Antarctica, our adventure south…

By: Backwoods Adventures Guide – Joe Koehly

It is hard to believe that less than a week ago I was standing on the deck of a 270 foot long sea faring vessel watching 60, 70, maybe 100 Peale’s dolphins porpoising all around as we made 12 knots through the Beagle channel. Then again, I would have told you that many things seen on our journey to Antarctica were hard to believe had I not been there myself.

Our Backwoods Adventures Antarctica Expedition was in so many ways a success. It was a great celebration in honor of the Backwoods 40th Anniversary, it was an excellent week of steaming around the Western peninsula, and most importantly for the 7 souls who braved the infamous Drake Passage it was a dream achieved.

It was not easy going at first, after a couple flight delays and close calls at the airport; we were greeted by news of rough seas ahead. As most of the group consisted of residents of the heartland there was some trepidation, the great Midwest doesn’t naturally lend itself to earning one’s sea legs. So precautions were taken and into the storm we steamed. Nautical storms are roughly based on a scale of 0 to 12, this storm was a solid 9, gusting winds to 40 plus knots along with 20 to 30 foot swells made for some interesting meals and restless nights. However, on the morning of February 20th we passed by Smith Island to our West and we could not have been more pleased with our first glimpse of island guardians leading us to Terra Australis. Beautiful snow and ice covered mountains rising straight up out of the depths were becoming visible all around us. In the first 20 to 30 minutes of seeing land in the developing light of the morning we had spotted Fur Seals, Gentoo Penguins, and Minke Whales. Pretty soon it felt like we couldn’t travel 500 yards without seeing another group of penguins, or seals, or whales, and so it went for 5 straight days.

Clearly we had paid our dues on the high seas; once we reached Antarctica the weather couldn’t have been better; 5 straight days of calm, mostly sunny days, and no more storms. Seeing as our group would be sea kayaking each day and spending a night on the continent this was very welcome news. Our days in the kayaks were extremely rewarding; I highly recommend this option to anyone thinking of a trip to Antarctica. Being at eye level with all the wildlife made a huge difference on how we were able to view each different species. We had a couple excellent encounters with Gentoo and Adelie penguins and a day full of Leopard seals that none of us will soon forget. Being within 5 to 10 feet of one of the top predators in Antarctica was a joy in itself, but for us on this particular day we saw 10!!

In addition to the Gentoos, Adelies, Fur and Leopard seals, and Minke Whales we were able to also identify Humpback Whales, Killer Whales, Weddell seals, Crabeater seals, Elephant Seals, Chinstrap penguins, and a number of amazing sea birds, including Albatrosses and the amazing Wilson’s Storm Petrel which looks as if it can walk or stand on water. Overall we made 9 different outings from our main vessel including kayaking, zodiac cruises and landings and a ships cruise through Neptune’s Bellows at Deception Island. Between each outing and in the evenings we were treated to great meals on the ship and the services of an excellent ship staff and expedition crew. Our cabins were clean and comfortable, the ship was always tidy and the observation lounge made a great place to relax while steaming and at the end of a long day. Throughout the trip the expedition staff gave excellent lectures on the geology of Antarctica, the Southern Ocean, mammals, birds, and the history of the region among other topics. For those wanting a little more knowledge on the area and the surrounding wildlife this was a great option.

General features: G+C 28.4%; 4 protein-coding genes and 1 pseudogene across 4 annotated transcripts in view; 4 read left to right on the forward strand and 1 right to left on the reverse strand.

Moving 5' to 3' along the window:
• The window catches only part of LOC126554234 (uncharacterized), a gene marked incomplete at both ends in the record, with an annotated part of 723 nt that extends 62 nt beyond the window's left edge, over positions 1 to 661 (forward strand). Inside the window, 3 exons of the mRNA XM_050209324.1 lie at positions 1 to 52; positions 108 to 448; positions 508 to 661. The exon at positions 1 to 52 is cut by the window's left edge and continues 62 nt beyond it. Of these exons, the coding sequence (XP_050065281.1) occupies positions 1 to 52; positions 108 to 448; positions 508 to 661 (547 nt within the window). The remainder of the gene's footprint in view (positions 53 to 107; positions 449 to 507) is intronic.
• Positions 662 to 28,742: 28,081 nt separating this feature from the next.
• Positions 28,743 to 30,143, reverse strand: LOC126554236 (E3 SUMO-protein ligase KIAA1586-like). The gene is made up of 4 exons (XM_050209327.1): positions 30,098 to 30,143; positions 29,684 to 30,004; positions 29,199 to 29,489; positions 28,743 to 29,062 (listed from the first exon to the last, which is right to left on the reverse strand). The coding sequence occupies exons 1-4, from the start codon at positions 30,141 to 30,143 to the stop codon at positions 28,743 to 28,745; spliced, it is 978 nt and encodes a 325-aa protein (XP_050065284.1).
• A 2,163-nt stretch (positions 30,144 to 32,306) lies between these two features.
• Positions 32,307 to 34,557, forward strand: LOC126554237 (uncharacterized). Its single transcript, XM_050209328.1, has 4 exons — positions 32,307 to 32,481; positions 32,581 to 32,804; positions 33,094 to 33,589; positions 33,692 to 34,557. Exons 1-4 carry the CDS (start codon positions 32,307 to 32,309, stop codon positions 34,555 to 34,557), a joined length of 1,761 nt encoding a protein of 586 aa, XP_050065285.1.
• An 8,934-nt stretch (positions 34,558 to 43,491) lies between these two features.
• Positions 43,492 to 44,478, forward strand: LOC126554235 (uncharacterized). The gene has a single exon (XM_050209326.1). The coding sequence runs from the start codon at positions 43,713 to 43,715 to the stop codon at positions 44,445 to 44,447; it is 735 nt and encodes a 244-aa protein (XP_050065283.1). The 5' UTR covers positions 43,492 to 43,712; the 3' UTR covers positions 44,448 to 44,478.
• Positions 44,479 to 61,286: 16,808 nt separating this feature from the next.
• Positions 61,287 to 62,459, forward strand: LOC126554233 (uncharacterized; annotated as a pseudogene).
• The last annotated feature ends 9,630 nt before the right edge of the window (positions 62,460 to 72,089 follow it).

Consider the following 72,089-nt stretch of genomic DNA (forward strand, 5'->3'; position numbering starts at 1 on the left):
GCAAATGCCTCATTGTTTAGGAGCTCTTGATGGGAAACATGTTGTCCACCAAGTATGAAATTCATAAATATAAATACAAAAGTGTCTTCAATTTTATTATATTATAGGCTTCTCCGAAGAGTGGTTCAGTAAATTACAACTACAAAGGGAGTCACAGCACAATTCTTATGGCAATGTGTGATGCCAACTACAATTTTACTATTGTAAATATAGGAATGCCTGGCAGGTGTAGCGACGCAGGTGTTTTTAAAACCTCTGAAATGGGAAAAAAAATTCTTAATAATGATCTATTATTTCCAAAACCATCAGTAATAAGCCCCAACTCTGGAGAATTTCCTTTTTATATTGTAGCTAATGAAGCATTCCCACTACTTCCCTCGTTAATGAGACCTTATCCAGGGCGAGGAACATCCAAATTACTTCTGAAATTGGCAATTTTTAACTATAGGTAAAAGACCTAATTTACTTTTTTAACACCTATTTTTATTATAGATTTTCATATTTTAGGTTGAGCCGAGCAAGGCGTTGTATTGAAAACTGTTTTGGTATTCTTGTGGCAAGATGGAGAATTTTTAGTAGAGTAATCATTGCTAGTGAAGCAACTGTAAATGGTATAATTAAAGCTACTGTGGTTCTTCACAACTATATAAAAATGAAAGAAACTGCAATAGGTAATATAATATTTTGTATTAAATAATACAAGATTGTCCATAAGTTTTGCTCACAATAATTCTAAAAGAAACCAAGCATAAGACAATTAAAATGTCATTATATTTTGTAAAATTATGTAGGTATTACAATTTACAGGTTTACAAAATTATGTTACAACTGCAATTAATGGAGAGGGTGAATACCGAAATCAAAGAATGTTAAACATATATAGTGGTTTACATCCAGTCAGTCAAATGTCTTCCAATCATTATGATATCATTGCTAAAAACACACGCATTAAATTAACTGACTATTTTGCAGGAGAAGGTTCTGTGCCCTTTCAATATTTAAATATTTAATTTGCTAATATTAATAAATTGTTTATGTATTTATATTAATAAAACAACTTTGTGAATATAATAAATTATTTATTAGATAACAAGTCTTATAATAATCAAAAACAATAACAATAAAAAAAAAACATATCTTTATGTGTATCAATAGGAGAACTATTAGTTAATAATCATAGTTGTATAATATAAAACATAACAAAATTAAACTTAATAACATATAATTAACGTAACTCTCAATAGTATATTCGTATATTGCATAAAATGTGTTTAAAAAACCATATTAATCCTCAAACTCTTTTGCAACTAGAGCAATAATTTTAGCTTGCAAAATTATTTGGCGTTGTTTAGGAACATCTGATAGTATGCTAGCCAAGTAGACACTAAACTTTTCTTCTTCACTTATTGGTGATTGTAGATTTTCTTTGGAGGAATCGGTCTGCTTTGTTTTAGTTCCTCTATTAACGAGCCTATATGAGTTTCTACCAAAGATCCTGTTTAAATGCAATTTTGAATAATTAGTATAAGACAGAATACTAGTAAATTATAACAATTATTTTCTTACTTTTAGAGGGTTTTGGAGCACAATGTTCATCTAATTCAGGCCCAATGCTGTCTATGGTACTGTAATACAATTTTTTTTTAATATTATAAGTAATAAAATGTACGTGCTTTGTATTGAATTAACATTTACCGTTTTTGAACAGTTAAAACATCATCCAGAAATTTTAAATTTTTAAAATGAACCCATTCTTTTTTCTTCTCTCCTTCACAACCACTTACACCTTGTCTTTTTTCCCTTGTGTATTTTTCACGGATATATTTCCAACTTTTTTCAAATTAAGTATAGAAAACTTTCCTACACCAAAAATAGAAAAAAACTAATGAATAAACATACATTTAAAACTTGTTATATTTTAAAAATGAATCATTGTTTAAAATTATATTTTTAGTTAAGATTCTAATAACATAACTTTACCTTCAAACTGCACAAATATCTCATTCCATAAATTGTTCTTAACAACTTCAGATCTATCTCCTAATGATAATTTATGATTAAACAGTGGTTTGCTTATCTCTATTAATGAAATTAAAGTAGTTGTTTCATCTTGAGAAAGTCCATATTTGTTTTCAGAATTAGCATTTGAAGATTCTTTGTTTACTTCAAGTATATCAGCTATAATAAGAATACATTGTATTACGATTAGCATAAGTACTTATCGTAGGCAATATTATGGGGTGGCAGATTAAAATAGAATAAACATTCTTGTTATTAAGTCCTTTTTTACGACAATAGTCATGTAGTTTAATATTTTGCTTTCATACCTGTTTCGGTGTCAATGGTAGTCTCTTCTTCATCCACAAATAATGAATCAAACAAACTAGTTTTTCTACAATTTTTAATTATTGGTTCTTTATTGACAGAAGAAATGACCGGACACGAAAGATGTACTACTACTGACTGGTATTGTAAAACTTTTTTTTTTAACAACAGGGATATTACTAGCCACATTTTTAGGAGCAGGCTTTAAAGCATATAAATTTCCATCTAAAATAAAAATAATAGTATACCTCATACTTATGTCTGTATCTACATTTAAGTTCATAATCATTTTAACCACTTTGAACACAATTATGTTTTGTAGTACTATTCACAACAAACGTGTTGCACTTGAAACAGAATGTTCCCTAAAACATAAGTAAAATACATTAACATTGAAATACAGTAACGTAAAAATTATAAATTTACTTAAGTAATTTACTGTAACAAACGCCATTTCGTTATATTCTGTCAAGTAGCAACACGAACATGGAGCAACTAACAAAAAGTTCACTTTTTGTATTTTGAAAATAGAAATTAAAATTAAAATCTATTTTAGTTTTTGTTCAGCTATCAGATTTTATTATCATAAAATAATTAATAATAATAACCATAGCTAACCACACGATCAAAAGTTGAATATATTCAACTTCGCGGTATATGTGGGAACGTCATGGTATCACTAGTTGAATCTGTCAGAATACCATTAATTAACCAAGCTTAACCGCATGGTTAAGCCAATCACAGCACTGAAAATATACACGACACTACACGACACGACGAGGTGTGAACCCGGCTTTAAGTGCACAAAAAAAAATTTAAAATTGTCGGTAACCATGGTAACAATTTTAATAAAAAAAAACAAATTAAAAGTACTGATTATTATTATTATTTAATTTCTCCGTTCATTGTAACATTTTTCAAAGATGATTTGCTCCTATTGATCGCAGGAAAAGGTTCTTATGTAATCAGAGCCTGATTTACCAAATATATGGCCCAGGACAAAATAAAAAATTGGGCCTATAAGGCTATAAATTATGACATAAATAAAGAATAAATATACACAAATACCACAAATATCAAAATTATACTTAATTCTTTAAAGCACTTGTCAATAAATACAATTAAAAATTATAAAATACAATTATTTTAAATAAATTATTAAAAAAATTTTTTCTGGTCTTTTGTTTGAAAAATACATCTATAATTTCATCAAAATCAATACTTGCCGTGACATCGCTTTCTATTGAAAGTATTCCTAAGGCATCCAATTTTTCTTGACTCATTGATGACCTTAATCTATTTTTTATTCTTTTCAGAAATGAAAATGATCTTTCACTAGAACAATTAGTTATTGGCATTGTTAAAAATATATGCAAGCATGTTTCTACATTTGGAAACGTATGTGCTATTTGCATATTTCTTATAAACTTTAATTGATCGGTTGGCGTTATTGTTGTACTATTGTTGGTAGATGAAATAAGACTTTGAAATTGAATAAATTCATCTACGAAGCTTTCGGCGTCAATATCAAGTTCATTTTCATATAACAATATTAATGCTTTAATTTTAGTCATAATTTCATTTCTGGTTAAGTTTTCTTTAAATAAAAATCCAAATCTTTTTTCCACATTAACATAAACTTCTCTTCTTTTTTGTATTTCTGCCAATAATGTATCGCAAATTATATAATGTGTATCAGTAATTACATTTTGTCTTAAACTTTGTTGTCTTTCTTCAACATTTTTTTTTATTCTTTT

It was very tough to watch as the Ocean got bigger and the land smaller as we steamed north to Tierra del Fuego. In a very short period of time we were taken with Antarctica, truly one of the world’s most unique and beautiful gifts to its inhabitants. Lucky for us the trip back was uneventful and the seas remained very calm throughout. It was a nice reward for our group, which included some of our more season traveler’s at Backwoods Adventures. I would like to acknowledge and thank Terry & Susan Boehrer, Jim Richardson, David & Tammy Maschino, and our great photographer Tyler Gross for taking this journey. I had been asked quite a bit leading up to the trip if we would run it again next year or in the future and I was not sure. It is a long journey, not a cheap undertaking, and requires a fair amount of logistical planning. At this point there is no doubt that the answer will be YES, we will be offering this trip again. For those that love adventure, and want to see one of the world’s most beautiful and unique ecosystems this trip is it!

Once you’ve visited Antarctica you are asked to become an Antarctic ambassador, to pass onto others what you’ve seen and experienced there, and how we can all protect this fragile continent and its inhabitants. We hope to create a few more Antarctic ambassadors through Backwoods Adventures again in the future. You could be next….

For more information on the Backwoods Adventures Antarctic Expedition please visit the page on our website Future voyages and dates to be determined soon!
– Joe Koehly


About rtylergross

I am a professional photographer with a Bachelor of Arts in Professional Photography from world renowned Brooks Institute. Please don't hesitate to contact me, leave comments, or inquire about any of my work! It is all for sale all the time and I look forward to helping you with the next project. Cheers


  1. Man, I am dying to go diving with leopard seals… so dope man..

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